In its long list of international accolades, Julia Kornegay’s resume includes an unusual line: Her quick action during the Rwandan genocide in 1994 catalyzed a collaboration that helped prevent famine and save lives.
The project, Seeds of Hope, warded off a second disaster by providing seeds from Rwanda’s six most important crops to farmers who returned from the conflict to find their harvest gone and their seed stock decimated.
Colleagues say this forward thinking is characteristic of Kornegay, now a professor and director of graduate programs in NC State University’s Department of Horticultural Science.
“[She] is very passionate and resolute when she sets her eyes on a goal that is close to her heart,” said longtime colleague Robin Buruchara, director of the Pan-African Bean Research Alliance and the regional director of the International Center for Tropical Agriculture (CIAT) Africa.
Kornegay is the 2016 recipient of the Outstanding International Horticulturist Award from the American Society for Horticultural Science. The award is given to practitioners who have made “outstanding and valuable” contributions to international horticultural science, education, research and outreach for at least a decade.
Kornegay’s career spans continents, criss-crossing from Colombia to Africa to Miami – and now, to her office in Kilgore Hall off Hillsborough Street.
“She has a long-term and deep understanding of agriculture around the world,” said Irvin Widders, who works with Kornegay in his role as director of the US Agency of International Development’s Feed the Future Innovation Lab.
Kornegay’s resume is stacked with awards and achievements. A short selection: She serves as a member of the Board of Agriculture and Natural Resources at the National Academy of Sciences. And she founded the Pan-African Bean Research Alliance, a consortium of regional bean research networks that address food security, income generation, health and empowerment of rural communities across the continent.
“I’ve never been afraid to take a risk or contribute if I can,” Kornegay said.
Leadership During Crisis
After earning her Ph.D. in plant breeding from Cornell University, Kornegay was hired by CIAT and quickly rose in the ranks: from post-doctoral fellow to leader of the Bean Program. There weren’t many women in leadership roles at the time, but Kornegay never had a problem.
“I guess I’ve always been a take-charge person,” Kornegay said.
Then, in 1994, the Rwandan civil war boiled over. Kornegay had traveled to the country not long before the massacres began; a pipe bomb had exploded in a bar by her hotel.
“It was a terrible, terrible time,” Kornegay said.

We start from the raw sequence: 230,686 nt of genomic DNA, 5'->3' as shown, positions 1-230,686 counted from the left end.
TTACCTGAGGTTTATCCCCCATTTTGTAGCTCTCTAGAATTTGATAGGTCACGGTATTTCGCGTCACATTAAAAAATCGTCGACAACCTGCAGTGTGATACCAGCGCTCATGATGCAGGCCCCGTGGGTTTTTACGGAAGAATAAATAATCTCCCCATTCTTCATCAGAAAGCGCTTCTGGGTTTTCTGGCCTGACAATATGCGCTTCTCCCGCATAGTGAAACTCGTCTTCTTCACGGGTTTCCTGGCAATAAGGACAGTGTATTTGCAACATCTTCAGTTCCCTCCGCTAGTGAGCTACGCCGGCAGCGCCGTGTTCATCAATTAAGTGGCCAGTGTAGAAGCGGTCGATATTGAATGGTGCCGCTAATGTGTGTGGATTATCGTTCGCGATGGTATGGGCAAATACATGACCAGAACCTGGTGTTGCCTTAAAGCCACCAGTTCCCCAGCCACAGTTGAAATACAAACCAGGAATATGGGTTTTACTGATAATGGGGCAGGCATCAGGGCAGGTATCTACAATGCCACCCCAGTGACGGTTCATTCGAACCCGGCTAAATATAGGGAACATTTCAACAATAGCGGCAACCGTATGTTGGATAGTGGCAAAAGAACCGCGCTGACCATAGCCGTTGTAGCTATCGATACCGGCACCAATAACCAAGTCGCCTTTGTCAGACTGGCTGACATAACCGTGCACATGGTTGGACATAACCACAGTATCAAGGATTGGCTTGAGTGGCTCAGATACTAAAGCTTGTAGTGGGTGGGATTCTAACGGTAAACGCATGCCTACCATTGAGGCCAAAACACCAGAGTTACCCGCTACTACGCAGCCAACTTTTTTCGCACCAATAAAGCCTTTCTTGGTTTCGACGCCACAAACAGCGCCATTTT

Beans were a staple of the local diet, served three meals a day. Kornegay’s breeding program was supplying the Rwandan national program with bean lines and crosses made with their local varieties. She knew that Rwanda’s local crops were unique to their environment and that many bean varieties would not grow in Rwanda.
Kornegay and her colleagues at CIAT reached out to international funding agencies to create the nonprofit Seeds of Hope. As the conflict raged and farmers fled, they teamed with neighboring countries to help multiply Rwanda’s crops. The goal was to have large quantities of seed available for distribution by international relief agencies when the farmers were able to return home.
“It was as successful as you can call something after a tragedy,” Kornegay said. “I think we helped stave off further hunger and got farmers back into their fields and producing.”
Kornegay, who smiles often, is solemn as she tells the story. Since Rwanda, the program has been mirrored in other countries after major disasters.
“So I came back to my home department…”
Kornegay’s career since has remained unpredictable. She and her husband turned a South American coffee plantation into a tropical flower farm. After leaving CIAT, she spent six years working at Fairchild Tropical Botanic Garden in Miami.
She returned to CALS first as head of the Department of Horticultural Science, then as professor and director of graduate programs in 2011. She has developed her own research: breeding zinnias and examining cut flower production practices. It’s full circle to the floriculture she first studied as an NC State undergraduate, at the school where she now teaches.
Though Raleigh is her home base, Kornegay still travels widely. She recently returned from a trip to Uganda and Mozambique to review bean trials, and earlier in the year she attended the Global Legume Conference in Zambia.
Her colleagues call her, first and foremost, a “true horticulturist” with a heart for the world.
“It’s obvious that she loves plants,” Widders said. “But she’s also committed to seeking ways through agricultural research and training to improve the lives of people with challenges like food security and nutrition.”